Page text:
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Puppies require many outlets for chewing and biting behavior. When done safely, tug can be a great game to engage your puppy.

Handler places first tug toy in front of puppy

Image courtesy of Jessica Benoit, RVT, VTS (Behavior), KPA CTP, CPDT-KA

Playing with two tug toys of the same value works best. Tug with one toy, and then, after a few seconds, release the other toy and allow your puppy to have it.

Handler holds first tug toy in front of puppy and second toy is in other hand

Image courtesy of Jessica Benoit, RVT, VTS (Behavior), KPA CTP, CPDT-KA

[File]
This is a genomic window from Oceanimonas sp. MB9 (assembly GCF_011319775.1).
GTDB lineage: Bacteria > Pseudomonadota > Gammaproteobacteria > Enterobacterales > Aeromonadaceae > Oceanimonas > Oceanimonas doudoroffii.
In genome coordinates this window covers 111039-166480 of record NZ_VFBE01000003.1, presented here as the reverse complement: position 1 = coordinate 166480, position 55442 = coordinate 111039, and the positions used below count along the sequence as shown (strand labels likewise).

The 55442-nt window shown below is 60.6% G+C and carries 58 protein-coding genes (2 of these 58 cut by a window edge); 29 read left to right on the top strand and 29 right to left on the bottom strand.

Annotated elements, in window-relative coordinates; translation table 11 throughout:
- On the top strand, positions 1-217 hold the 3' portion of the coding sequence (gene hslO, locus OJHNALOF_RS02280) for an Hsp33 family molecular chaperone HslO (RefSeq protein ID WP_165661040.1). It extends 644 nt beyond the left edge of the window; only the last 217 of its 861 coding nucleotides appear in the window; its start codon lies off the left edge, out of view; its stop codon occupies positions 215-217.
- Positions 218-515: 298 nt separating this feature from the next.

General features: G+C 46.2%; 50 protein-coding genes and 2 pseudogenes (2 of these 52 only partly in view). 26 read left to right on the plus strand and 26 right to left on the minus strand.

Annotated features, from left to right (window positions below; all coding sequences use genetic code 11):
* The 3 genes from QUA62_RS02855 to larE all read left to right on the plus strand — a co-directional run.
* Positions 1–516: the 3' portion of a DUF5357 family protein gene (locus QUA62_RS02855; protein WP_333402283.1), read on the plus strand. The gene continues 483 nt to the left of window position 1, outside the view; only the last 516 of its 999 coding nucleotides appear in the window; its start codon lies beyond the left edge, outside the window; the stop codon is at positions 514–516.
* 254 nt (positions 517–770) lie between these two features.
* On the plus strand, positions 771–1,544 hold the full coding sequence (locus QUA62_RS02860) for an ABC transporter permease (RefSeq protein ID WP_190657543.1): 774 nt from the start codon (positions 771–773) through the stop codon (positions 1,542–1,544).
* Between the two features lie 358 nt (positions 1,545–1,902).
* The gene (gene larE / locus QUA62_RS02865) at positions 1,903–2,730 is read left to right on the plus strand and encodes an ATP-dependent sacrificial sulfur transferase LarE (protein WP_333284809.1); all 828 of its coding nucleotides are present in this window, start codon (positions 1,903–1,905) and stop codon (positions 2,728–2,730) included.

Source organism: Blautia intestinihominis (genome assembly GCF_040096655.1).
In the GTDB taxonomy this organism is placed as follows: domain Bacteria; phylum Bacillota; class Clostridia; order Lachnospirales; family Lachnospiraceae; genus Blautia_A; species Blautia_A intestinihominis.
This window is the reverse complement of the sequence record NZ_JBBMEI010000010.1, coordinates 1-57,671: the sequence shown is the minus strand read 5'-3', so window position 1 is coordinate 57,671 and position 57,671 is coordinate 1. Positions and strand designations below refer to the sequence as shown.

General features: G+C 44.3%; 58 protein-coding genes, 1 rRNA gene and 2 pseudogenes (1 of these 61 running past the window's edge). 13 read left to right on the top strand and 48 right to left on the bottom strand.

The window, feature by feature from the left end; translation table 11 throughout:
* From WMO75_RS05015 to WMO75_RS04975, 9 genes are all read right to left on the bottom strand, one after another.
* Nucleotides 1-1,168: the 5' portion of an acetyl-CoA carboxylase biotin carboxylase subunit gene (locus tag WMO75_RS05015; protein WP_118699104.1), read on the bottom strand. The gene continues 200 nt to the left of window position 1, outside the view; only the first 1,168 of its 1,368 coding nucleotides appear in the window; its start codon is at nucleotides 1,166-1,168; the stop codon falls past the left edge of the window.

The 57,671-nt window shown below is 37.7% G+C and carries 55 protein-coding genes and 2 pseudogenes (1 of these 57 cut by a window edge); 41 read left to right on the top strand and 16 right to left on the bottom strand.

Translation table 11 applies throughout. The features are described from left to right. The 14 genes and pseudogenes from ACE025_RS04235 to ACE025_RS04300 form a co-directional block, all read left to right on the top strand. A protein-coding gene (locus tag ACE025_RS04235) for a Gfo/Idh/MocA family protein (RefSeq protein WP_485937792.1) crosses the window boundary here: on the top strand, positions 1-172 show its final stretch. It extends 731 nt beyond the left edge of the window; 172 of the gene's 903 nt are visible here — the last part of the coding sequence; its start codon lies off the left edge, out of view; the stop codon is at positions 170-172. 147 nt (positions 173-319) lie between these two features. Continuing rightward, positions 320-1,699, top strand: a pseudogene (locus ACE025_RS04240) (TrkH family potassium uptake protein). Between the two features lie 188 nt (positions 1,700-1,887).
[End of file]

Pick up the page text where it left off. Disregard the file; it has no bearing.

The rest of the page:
Pick up the second tug to entice your puppy to drop the one they are playing with and tug the new toy.

Puppy plays with one tug toy while handler holds another

Image courtesy Jessica Benoit, RVT, VTS (Behavior), KPA CTP, CPDT-KA

Pick up the toy your puppy dropped and repeat.

Handler shows puppy alternate tug toy

Image courtesy Jessica Benoit, RVT, VTS (Behavior), KPA CTP, CPDT-KA

Going back and forth playing tug this way not only prevents your puppy from redirecting their energy and excitement toward you, but also teaches to drop items.

This behavior is reinforced with continued play.

If your puppy has difficulty switching toys, you can always toss a few treats on the ground to get them to release.